The Constitution instructs the President of the Senate to “open” the ballots submitted by members of the Electoral College, but it provides little guidance when a ballot turns out to be defective. This article provides the first in-depth consideration of two early precedents. Both Vice-President John Adams and Vice-President Thomas Jefferson confronted problems when counting the electoral votes in 1797 and 1801, respectively. Both men were placed in the awkward position of ruling on matters involving an election in which they were leading presidential candidates, but Jefferson’s problem was more serious. In 1801, Georgia’s electors cast their votes for Jefferson and Burr, but their ballots were in plain violation of the Constitution’s explicit formal requirements. If Jefferson had ruled these votes invalid in his capacity as Senate President, one of the Federalist candidates, Adams or Pinckney, might well have emerged victorious from the House runoff required under the Constitution. But Jefferson used his authority as Senate President to exclude his Federalist competitors, restricting the runoff to a two-man race between himself and Aaron Burr. This allowed him to emerge victorious on the thirty-sixth ballot. Rumors of this episode occasionally surfaced during the nineteenth century, but this article presents indisputable documentary evidence demonstrating the irregularity of the Georgia ballot. After telling the story, we appraise its significance both as an act of constitutional statesmanship and as an enduring legal precedent that may guide future Senate Presidents as they confront the electoral college crises of the twenty-first century.
Why do we have more than one form of intellectual property rights? Why are the structures of patent and copyright forms so different? What factors influence the optimal structure of each form? We can move toward addressing some of these enduring puzzles and understanding the effects of the differences between intellectual property forms by examining the presence and distribution of information costs in the propertarian relationship. In this article, I explore the relationship between the nature of protected intellectual goods and differences in the structures of patent and copyright. Intellectual property rules in patent and copyright can make it easier or more difficult for parties to gather and comprehend information regarding protected goods. The literature on the law of organizations has recognized that it is most efficient to align transactions, which differ in their attributes, with organizational forms, which differ in structural ways, so as to minimize transaction costs. I argue that similarly, when intellectual property forms are structured to minimize information costs they are more efficient, all else equal, than when they are not so structured. Examining the presence and distribution of information costs can suggest ways in which we might increase efficiency in intellectual property.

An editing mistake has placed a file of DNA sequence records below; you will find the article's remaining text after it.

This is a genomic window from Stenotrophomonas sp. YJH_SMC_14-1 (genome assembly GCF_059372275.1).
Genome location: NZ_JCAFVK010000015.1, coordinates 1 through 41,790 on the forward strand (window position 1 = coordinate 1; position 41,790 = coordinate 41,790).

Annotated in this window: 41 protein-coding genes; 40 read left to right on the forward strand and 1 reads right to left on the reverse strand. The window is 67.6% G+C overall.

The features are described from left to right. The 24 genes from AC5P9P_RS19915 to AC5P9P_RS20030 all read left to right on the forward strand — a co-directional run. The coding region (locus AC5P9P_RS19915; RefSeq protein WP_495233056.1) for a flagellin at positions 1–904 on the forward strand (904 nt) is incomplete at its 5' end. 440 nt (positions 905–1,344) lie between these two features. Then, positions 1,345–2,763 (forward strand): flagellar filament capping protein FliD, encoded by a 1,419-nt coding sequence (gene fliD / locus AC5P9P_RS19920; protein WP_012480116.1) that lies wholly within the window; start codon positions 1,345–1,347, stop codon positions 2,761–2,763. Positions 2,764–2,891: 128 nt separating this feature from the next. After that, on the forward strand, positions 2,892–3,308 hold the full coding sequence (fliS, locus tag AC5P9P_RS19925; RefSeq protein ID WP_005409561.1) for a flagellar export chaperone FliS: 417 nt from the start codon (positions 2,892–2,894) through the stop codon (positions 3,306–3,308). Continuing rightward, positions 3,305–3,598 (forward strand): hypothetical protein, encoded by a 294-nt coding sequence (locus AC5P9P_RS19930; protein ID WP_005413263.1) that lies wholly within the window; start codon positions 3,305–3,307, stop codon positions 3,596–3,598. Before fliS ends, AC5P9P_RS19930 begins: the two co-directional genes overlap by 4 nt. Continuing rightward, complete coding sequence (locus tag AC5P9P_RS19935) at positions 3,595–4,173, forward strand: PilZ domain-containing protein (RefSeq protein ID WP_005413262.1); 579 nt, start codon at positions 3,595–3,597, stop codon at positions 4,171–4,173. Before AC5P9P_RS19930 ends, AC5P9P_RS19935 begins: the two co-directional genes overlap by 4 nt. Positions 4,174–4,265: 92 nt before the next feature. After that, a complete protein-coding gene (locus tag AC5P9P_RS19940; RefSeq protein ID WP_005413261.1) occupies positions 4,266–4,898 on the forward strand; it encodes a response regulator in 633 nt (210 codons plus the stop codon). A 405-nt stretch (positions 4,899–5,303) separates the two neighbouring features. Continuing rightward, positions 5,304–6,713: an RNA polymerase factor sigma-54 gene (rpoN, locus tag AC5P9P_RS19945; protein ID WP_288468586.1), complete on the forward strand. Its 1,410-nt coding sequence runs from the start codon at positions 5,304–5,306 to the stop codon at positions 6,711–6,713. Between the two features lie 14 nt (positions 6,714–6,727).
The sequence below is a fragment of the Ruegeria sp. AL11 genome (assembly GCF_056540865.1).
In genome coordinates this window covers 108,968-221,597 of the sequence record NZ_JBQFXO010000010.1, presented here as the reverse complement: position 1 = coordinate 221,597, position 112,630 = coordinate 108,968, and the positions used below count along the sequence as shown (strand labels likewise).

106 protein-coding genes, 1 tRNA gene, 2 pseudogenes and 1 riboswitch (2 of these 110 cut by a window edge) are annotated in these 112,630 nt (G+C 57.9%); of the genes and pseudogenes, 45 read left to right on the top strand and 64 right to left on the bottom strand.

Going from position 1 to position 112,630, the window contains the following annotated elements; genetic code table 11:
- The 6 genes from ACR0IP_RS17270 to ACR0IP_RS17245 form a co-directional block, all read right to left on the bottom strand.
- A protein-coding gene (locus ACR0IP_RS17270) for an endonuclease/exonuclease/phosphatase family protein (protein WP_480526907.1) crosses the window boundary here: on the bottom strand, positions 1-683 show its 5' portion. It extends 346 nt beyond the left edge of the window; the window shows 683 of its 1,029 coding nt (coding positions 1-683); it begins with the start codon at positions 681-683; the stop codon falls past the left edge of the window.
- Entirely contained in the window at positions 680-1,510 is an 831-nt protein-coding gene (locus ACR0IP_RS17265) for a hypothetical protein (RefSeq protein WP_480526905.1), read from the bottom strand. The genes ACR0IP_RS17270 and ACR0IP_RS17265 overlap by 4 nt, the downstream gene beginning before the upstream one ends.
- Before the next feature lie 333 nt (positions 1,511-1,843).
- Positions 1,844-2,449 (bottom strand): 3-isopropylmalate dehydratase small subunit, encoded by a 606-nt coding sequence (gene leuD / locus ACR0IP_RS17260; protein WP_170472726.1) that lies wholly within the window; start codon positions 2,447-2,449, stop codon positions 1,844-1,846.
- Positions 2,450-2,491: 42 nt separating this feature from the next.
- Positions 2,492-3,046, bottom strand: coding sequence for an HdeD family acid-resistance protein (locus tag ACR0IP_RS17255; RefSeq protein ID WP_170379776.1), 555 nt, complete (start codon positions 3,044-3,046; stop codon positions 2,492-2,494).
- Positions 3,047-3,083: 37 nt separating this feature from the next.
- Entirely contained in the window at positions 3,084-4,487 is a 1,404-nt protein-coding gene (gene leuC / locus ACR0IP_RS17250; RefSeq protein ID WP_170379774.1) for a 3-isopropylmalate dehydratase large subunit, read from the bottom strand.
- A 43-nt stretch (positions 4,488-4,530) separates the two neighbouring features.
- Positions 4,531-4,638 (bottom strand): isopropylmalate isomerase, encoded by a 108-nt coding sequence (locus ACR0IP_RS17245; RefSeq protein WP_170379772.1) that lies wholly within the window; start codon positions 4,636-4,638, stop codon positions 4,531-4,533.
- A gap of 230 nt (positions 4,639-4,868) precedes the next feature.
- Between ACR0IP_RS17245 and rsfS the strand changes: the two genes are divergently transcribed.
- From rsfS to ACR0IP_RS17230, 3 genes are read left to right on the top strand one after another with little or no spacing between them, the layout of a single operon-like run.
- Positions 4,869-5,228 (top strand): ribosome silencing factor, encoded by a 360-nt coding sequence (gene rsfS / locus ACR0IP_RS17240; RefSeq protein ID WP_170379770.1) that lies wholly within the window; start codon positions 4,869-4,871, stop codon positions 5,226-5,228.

In the 2008 presidential race, the debate as to the role of race in past and present American life would benefit enormously had all the citizenry read The Lost Promise of Civil Rights, Professor Risa L. Goluboff’s extensively researched and impressively presented history of racial discrimination and the only partially successful efforts to combat it by a small group of government and private lawyers and those who supported them. In my review, I express doubt with her thesis that more progress might have been possible had civil rights advocates devoted more of their limited resources to litigation challenging employment discrimination. Refuting her position, though, enhanced my understanding of why in the abstract we Americans have more that unites than divides us. For that truth is, even today, too easily diluted by fears, suspicions, and deep-seated beliefs about the legitimacy of dominance by whites over people of color.